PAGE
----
DELAWARE ECONOMIC RANKING TAKES A DIVE AS SMALL BUSINESS OPTIMISM HITS TWO-YEAR LOW
12, 2016): In the past 24 hours, Delaware’s economic news has left the small
business community wondering when the tide will turn in the First State. Today,
the National Federation of Independent Business (NFIB) is calling on lawmakers
making policy decisions to wake up and smell the reality of doing business in a
state that is slowly slipping to the bottom of the economic barrel.
were informed that Delaware’s economic outlook for 2016 fell to 44th place in
the country, compared to 38th last year. That tells our small
employers that there is essentially nothing to look forward to this year if
policies dictating economic conditions remain status quo and lawmakers fail to
step up to the plate,” said NFIB Delaware state director, Mike O’Halloran.
“Instead of accepting defeat and riding through the remainder of 2016 as things
only get worse, it’s not too late for lawmakers to focus on cutting spending
and reducing regulation and taxes. If they are brave enough to do so, our
employment sector will begin to move in a positive direction, instead of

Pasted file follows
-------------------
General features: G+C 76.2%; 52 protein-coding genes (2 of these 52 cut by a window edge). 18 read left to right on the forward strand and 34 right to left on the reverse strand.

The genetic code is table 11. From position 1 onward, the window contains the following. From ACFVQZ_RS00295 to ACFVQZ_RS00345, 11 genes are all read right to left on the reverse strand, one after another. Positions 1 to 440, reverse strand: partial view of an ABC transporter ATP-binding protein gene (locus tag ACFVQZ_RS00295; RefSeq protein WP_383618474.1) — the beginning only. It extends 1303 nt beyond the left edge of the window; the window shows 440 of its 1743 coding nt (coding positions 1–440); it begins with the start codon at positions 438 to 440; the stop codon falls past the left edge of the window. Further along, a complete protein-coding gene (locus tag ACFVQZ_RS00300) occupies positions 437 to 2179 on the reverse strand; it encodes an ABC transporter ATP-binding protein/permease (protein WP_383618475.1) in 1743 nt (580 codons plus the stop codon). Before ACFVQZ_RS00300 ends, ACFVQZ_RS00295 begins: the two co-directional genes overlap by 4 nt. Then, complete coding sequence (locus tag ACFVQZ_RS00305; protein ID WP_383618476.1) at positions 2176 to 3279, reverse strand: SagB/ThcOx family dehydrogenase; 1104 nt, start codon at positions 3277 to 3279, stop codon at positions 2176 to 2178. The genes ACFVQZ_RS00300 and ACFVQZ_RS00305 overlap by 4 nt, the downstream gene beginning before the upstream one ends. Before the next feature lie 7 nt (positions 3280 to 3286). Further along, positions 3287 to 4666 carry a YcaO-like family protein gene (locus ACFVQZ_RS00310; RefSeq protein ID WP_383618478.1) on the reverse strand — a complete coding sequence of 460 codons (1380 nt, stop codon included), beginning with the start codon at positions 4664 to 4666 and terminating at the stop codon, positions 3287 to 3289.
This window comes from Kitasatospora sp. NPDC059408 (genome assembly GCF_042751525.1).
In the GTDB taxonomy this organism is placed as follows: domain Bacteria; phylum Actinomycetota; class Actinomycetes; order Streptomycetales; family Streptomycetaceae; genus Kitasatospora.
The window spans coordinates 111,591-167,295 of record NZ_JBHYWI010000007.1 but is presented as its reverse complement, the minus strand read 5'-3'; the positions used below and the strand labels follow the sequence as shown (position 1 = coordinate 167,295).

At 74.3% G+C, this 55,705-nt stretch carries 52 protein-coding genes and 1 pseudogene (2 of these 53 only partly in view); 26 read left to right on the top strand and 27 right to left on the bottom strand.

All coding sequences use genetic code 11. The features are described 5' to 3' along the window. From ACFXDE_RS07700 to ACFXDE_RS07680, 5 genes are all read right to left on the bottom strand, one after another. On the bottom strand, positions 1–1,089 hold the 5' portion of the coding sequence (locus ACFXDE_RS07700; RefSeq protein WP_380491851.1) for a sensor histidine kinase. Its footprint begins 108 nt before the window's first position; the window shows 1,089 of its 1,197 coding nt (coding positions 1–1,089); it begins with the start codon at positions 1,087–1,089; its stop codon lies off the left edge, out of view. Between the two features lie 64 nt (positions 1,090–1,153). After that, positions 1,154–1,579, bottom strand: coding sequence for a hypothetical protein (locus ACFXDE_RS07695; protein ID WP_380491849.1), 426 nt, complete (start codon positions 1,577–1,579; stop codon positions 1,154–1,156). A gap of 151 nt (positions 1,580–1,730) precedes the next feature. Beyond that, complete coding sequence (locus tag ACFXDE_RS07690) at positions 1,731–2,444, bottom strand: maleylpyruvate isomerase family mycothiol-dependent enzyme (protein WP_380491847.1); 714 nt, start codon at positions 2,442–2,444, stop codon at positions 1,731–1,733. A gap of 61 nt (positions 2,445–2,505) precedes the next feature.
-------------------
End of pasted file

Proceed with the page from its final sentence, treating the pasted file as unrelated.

continuing in a downward spiral.”
significant change in this year’s edition of Rich States, Poor States:
ALEC-Laffer State Economic Competitiveness Index. The ranking is a forecast
based on a state’s current standing in 15 state policy variables that lawmakers
are more than capable of directly influencing by casting pro-business votes
during the legislative process.
As if that
wasn’t bad enough, NFIB’s Index of Small Business Optimism revealed this
morning that thanks to business owners having no faith in the improvement of
economic conditions anytime soon, the index dropped to a two-year low in March.
“No one likes
being pessimistic about the future, but our members are left without a choice.
Barely out of the first quarter of the year, we are learning that optimism
amongst small business owners is at a two-year low and Delaware’s economic
outlook plummeted, yet lawmakers are doing nothing to change the economic
conditions that we are all facing,” continued O’Halloran. “Where are the
proposals to reduce taxes so that the small business community can spend their
revenue on hiring more people instead of sending it to Dover?”